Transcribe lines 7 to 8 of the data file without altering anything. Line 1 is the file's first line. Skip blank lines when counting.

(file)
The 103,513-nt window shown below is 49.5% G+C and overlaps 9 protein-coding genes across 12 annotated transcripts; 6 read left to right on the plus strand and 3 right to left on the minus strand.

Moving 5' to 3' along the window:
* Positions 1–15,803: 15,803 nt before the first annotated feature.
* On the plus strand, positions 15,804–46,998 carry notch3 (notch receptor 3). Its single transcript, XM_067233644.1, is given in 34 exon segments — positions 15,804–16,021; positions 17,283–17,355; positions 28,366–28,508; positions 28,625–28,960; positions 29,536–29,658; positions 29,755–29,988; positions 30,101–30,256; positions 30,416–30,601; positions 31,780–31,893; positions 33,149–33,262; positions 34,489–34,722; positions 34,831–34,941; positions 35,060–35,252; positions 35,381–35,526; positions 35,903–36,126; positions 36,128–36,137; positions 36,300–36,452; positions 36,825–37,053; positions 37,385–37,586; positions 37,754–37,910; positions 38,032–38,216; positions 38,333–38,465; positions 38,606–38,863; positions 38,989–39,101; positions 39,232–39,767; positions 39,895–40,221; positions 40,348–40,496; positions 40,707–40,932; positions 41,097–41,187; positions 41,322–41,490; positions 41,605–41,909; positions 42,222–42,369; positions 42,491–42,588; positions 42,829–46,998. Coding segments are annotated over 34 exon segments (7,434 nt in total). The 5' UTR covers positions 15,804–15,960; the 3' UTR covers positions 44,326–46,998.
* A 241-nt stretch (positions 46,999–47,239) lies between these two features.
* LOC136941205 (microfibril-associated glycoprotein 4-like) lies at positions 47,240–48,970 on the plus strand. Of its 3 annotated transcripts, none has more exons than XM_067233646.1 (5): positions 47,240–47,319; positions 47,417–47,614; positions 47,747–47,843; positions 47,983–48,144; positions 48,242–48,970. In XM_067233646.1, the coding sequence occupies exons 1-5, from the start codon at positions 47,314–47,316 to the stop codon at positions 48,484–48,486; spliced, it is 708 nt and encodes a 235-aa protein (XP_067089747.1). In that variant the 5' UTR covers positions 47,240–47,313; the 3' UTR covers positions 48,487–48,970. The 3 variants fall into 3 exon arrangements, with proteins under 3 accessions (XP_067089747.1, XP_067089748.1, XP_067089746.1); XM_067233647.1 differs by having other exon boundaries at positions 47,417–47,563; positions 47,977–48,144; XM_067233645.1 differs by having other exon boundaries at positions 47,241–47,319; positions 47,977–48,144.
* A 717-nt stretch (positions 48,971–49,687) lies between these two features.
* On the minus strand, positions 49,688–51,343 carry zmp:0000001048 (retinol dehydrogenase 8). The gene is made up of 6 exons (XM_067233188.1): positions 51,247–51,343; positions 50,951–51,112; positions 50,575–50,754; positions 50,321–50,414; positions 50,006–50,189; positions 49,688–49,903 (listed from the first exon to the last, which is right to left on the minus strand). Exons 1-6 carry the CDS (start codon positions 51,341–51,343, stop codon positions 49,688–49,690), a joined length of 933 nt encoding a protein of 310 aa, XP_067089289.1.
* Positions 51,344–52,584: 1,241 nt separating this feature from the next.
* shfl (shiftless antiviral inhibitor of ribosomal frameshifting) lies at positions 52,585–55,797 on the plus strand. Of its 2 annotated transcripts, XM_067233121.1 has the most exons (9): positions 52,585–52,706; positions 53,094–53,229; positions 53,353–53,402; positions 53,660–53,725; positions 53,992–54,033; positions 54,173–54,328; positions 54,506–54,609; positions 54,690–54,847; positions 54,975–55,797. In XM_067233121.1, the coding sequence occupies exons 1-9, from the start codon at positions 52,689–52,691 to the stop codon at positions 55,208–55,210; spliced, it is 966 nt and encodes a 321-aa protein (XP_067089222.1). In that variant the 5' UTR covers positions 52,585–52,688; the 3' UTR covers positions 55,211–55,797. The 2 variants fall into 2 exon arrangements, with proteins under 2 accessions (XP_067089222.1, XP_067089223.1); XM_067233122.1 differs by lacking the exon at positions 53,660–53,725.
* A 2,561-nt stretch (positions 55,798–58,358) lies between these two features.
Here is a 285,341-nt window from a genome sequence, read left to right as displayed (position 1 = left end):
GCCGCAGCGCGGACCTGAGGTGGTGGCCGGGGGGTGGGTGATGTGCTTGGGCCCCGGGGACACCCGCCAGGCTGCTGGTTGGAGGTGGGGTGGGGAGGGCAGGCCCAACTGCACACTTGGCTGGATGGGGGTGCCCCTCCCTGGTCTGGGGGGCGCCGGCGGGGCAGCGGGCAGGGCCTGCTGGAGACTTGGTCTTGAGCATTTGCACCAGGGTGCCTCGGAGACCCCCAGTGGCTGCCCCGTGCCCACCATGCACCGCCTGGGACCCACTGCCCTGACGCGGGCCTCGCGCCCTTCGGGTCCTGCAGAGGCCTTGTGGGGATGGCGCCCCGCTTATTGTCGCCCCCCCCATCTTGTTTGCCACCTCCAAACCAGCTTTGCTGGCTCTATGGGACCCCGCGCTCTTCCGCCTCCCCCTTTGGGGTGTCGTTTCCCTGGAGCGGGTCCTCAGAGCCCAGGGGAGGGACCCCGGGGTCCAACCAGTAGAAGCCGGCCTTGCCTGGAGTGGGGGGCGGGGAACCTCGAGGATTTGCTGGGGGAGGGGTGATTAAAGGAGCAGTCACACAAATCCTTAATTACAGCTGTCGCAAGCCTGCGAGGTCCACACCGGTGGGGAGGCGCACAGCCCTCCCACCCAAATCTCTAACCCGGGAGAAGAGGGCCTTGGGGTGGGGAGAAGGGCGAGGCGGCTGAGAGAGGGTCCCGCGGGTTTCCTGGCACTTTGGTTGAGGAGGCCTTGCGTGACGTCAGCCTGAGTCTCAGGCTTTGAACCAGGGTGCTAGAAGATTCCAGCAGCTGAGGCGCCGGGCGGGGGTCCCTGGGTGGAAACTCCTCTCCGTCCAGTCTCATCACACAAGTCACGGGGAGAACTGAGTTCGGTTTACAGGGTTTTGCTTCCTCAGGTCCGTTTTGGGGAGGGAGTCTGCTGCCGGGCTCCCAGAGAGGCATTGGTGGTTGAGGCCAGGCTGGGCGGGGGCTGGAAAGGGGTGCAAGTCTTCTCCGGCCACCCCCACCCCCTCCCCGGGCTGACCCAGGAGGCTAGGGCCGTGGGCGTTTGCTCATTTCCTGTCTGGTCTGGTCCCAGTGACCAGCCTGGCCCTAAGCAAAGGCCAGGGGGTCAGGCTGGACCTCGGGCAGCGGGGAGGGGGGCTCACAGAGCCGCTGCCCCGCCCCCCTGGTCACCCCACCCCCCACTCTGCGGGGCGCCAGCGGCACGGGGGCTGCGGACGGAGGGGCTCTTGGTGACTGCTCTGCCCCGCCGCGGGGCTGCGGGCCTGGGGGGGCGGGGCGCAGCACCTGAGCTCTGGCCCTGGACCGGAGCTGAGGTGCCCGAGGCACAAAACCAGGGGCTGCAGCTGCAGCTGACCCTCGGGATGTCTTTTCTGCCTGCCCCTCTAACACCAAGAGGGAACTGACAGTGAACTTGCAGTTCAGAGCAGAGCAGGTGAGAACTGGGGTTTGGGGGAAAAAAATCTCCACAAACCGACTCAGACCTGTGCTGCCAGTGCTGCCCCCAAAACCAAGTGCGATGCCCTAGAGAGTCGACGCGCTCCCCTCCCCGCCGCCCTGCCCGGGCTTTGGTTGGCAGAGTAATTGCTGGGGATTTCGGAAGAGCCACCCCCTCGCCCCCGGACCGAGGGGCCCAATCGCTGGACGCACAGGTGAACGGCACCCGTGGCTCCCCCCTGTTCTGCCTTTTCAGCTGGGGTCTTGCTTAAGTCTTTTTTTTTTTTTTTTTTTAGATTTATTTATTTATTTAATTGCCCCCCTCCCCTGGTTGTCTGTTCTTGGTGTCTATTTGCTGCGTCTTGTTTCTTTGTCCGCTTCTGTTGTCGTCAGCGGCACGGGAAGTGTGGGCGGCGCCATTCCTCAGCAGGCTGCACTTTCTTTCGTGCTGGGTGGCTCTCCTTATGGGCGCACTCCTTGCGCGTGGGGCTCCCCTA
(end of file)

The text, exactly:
* A 717-nt stretch (positions 48,971–49,687) lies between these two features.
* On the minus strand, positions 49,688–51,343 carry zmp:0000001048 (retinol dehydrogenase 8). The gene is made up of 6 exons (XM_067233188.1): positions 51,247–51,343; positions 50,951–51,112; positions 50,575–50,754; positions 50,321–50,414; positions 50,006–50,189; positions 49,688–49,903 (listed from the first exon to the last, which is right to left on the minus strand). Exons 1-6 carry the CDS (start codon positions 51,341–51,343, stop codon positions 49,688–49,690), a joined length of 933 nt encoding a protein of 310 aa, XP_067089289.1.